I’m going to be honest, when I first saw the trailer for this film, I thought it was going to basically be an attempt to beat people to a “Rock ‘Em, Sock ‘Em Robots” movie. However, I was surprised to find out about the source material, the short story “Steel” by Richard Matheson. In fact, this isn’t the first time this story’s been adapted to the screen, the first time being as an episode of “The Twilight Zone”.
Both DreamWorks and Touchstone, a subsidiary of the Walt Disney Company, have placed a lot of faith in this film. So much so that they began development on the sequel with the two main cast members, Dakota Goyo and Hugh Jackman, already slated to reprise their roles, if the film can work with Jackman’s crowded schedule.
The story of this film takes place in the not too distant future. Robots have replaced humans in the sport of boxing, resulting in a much grittier sport that makes MMA look like a game of tag. While the original short story took place mostly in state fairs and other Americana settings, this film put a modern spin on it, complete with official leagues in addition to the underground robot fights.
The bulk of the story follows Charlie Kenton, played by Hugh Jackman, a retired boxer trying to make his living through robot fights, and often failing. He then is put in a situation where he needs to take care of his estranged son, Max, played by Goyo. While on the road, and a couple of smashed robots later, the two uncover an older generation sparring bot named Atom who becomes the robotic equivalent of Sylvester Stallone’s “Rocky”.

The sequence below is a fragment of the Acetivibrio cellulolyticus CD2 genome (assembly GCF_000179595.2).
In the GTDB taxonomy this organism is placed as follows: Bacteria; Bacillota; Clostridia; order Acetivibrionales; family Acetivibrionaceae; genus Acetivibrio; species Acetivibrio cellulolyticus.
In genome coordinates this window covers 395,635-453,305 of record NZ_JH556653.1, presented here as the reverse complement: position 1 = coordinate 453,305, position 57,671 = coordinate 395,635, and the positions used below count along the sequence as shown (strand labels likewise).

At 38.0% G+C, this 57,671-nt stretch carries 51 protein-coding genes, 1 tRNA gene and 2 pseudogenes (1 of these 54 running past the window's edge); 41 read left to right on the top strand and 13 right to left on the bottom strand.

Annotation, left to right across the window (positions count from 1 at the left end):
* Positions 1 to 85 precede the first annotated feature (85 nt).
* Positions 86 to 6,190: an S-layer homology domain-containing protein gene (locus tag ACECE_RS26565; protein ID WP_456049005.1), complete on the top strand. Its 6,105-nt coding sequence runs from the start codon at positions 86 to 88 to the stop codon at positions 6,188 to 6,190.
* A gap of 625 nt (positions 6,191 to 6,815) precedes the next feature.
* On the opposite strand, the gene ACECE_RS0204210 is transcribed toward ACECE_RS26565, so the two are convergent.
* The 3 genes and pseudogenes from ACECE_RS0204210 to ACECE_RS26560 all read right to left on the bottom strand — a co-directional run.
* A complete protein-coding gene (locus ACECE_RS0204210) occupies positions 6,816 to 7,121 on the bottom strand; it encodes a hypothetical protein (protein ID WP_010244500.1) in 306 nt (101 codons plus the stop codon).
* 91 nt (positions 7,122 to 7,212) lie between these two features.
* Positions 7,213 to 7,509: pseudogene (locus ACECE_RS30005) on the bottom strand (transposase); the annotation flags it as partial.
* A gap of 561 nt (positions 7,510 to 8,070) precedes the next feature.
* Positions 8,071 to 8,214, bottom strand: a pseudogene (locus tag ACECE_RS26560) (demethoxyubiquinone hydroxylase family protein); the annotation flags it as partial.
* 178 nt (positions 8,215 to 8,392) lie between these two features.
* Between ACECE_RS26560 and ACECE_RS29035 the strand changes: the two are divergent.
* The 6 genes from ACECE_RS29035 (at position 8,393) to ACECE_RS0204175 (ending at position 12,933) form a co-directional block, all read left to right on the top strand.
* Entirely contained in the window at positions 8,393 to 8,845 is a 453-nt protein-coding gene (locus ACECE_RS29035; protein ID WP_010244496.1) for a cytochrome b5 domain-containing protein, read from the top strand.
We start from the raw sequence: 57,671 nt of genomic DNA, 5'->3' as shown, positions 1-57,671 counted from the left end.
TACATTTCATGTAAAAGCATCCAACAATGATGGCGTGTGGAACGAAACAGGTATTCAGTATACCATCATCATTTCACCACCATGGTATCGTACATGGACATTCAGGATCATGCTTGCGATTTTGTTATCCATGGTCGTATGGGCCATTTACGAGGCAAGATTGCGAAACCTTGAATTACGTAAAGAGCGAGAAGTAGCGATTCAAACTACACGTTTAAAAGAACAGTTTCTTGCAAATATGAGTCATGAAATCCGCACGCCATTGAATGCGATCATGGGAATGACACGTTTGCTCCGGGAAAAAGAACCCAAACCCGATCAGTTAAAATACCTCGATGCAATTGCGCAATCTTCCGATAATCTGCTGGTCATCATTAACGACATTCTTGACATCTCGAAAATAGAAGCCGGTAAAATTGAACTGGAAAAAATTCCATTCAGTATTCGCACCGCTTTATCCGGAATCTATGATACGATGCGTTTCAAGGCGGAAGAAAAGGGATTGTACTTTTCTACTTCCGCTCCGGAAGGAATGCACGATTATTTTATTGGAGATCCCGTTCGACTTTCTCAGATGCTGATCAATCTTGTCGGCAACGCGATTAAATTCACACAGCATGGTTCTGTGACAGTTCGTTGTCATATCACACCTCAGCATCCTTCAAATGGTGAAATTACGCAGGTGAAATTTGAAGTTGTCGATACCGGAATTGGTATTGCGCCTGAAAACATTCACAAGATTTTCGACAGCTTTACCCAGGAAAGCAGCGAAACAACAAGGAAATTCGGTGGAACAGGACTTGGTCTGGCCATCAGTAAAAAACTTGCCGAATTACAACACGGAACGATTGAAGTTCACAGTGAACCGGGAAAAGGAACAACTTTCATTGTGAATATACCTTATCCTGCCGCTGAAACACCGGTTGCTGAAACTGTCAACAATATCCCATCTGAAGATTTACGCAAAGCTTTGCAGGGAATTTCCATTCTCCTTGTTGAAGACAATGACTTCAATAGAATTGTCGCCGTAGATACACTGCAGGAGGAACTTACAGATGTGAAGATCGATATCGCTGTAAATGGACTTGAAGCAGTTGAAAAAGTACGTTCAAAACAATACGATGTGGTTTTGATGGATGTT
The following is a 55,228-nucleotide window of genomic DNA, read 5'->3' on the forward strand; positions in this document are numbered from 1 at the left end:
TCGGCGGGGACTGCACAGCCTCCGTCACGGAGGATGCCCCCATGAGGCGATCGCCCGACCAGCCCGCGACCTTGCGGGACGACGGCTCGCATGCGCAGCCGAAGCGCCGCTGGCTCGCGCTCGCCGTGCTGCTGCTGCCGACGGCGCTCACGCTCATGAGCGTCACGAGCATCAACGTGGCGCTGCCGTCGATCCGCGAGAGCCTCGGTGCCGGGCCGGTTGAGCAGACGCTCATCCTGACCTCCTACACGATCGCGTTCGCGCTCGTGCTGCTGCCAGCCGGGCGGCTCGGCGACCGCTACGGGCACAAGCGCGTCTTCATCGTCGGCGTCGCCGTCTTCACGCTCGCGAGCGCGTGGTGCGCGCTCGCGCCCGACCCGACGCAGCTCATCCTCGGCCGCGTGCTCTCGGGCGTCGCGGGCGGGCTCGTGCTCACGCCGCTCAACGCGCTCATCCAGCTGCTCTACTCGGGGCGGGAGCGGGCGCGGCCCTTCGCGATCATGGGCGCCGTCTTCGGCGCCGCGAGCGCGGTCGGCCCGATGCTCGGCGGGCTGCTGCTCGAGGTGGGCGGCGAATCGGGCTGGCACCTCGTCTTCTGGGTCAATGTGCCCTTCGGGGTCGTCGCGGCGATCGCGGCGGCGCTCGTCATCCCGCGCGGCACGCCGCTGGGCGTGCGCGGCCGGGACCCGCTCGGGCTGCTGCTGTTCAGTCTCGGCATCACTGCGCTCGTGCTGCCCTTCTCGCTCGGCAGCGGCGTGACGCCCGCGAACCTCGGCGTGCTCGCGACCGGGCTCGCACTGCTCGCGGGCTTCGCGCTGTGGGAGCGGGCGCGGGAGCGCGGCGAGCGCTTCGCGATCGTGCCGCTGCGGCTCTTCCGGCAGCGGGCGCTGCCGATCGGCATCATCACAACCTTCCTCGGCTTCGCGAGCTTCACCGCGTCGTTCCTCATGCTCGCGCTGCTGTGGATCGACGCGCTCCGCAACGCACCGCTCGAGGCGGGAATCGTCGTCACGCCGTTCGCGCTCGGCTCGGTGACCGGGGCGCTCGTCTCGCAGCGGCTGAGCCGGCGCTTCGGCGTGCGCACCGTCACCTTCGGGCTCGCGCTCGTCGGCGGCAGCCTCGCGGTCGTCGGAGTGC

While the story is your typical “father-son bonding” sports movie, this is one of the times where I think it was safe to take to road more traveled. This makes the story easy to get into and enjoy no matter how old you are.
The familiarity of the story also makes it easier for the characters to be developed, which in turn makes it easier for the actors, something that this film really shows as the performances in this film are done really well.
The action in this film is also pretty solid, a lot more realistic than the robot fights you see in most anime. It’s also a great deal darker as well, as you see robots dismembered and set aflame as the film works its way to the climactic “underdog vs. reigning champ” match.
Overall, this was an enjoyable film. It had a solid and enjoyable story with good pacing. The acting was top notch and the action, albeit mostly CGI, was both realistic and thoroughly engaging. This is one film that I recommend highly for any fan of boxing, realistic Sci-Fi, and even mecha and super robot anime. While it’s not the next “Rocky” or “Fearless,” this film has it where it counts. To me, what makes a good movie is if it one that has you thoroughly entertained and can be enjoyed by anybody of any age. That’s why I give “Real Steel” a 5/5. An entertaining ride from beginning to end.